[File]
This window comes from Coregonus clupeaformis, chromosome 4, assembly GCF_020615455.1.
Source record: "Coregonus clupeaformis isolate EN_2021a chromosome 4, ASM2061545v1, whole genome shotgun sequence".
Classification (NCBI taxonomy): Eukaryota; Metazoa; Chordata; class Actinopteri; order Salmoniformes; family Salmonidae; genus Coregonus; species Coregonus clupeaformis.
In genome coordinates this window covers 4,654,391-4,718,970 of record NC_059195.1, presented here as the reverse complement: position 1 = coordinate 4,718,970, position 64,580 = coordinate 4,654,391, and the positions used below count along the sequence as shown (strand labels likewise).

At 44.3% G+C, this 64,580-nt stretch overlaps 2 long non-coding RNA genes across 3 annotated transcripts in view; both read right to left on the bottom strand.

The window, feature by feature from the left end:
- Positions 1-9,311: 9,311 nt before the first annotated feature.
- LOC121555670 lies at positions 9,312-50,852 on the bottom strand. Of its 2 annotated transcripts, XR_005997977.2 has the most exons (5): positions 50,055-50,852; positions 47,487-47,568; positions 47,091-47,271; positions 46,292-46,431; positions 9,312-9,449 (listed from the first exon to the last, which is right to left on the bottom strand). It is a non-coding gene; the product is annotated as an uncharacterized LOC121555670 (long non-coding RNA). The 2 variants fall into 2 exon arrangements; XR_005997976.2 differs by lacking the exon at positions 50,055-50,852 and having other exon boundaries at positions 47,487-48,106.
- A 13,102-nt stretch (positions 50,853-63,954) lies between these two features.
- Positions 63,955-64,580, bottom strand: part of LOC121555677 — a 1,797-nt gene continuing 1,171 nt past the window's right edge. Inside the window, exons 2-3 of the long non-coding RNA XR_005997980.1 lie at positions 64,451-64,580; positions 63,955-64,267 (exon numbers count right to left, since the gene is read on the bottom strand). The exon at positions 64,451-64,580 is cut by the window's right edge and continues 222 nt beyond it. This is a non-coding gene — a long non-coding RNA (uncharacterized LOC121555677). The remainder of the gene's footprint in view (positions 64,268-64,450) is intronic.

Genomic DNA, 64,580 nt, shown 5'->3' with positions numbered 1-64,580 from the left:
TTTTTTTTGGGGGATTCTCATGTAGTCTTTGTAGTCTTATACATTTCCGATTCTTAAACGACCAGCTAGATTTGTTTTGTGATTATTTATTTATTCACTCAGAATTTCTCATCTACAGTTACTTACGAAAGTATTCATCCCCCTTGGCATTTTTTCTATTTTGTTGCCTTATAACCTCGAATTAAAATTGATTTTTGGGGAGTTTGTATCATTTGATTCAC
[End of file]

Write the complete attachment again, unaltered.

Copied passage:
This window comes from Coregonus clupeaformis, chromosome 4, assembly GCF_020615455.1.
Source record: "Coregonus clupeaformis isolate EN_2021a chromosome 4, ASM2061545v1, whole genome shotgun sequence".
Classification (NCBI taxonomy): Eukaryota; Metazoa; Chordata; class Actinopteri; order Salmoniformes; family Salmonidae; genus Coregonus; species Coregonus clupeaformis.
In genome coordinates this window covers 4,654,391-4,718,970 of record NC_059195.1, presented here as the reverse complement: position 1 = coordinate 4,718,970, position 64,580 = coordinate 4,654,391, and the positions used below count along the sequence as shown (strand labels likewise).

At 44.3% G+C, this 64,580-nt stretch overlaps 2 long non-coding RNA genes across 3 annotated transcripts in view; both read right to left on the bottom strand.

The window, feature by feature from the left end:
- Positions 1-9,311: 9,311 nt before the first annotated feature.
- LOC121555670 lies at positions 9,312-50,852 on the bottom strand. Of its 2 annotated transcripts, XR_005997977.2 has the most exons (5): positions 50,055-50,852; positions 47,487-47,568; positions 47,091-47,271; positions 46,292-46,431; positions 9,312-9,449 (listed from the first exon to the last, which is right to left on the bottom strand). It is a non-coding gene; the product is annotated as an uncharacterized LOC121555670 (long non-coding RNA). The 2 variants fall into 2 exon arrangements; XR_005997976.2 differs by lacking the exon at positions 50,055-50,852 and having other exon boundaries at positions 47,487-48,106.
- A 13,102-nt stretch (positions 50,853-63,954) lies between these two features.
- Positions 63,955-64,580, bottom strand: part of LOC121555677 — a 1,797-nt gene continuing 1,171 nt past the window's right edge. Inside the window, exons 2-3 of the long non-coding RNA XR_005997980.1 lie at positions 64,451-64,580; positions 63,955-64,267 (exon numbers count right to left, since the gene is read on the bottom strand). The exon at positions 64,451-64,580 is cut by the window's right edge and continues 222 nt beyond it. This is a non-coding gene — a long non-coding RNA (uncharacterized LOC121555677). The remainder of the gene's footprint in view (positions 64,268-64,450) is intronic.

Genomic DNA, 64,580 nt, shown 5'->3' with positions numbered 1-64,580 from the left:
TTTTTTTTGGGGGATTCTCATGTAGTCTTTGTAGTCTTATACATTTCCGATTCTTAAACGACCAGCTAGATTTGTTTTGTGATTATTTATTTATTCACTCAGAATTTCTCATCTACAGTTACTTACGAAAGTATTCATCCCCCTTGGCATTTTTTCTATTTTGTTGCCTTATAACCTCGAATTAAAATTGATTTTTGGGGAGTTTGTATCATTTGATTCAC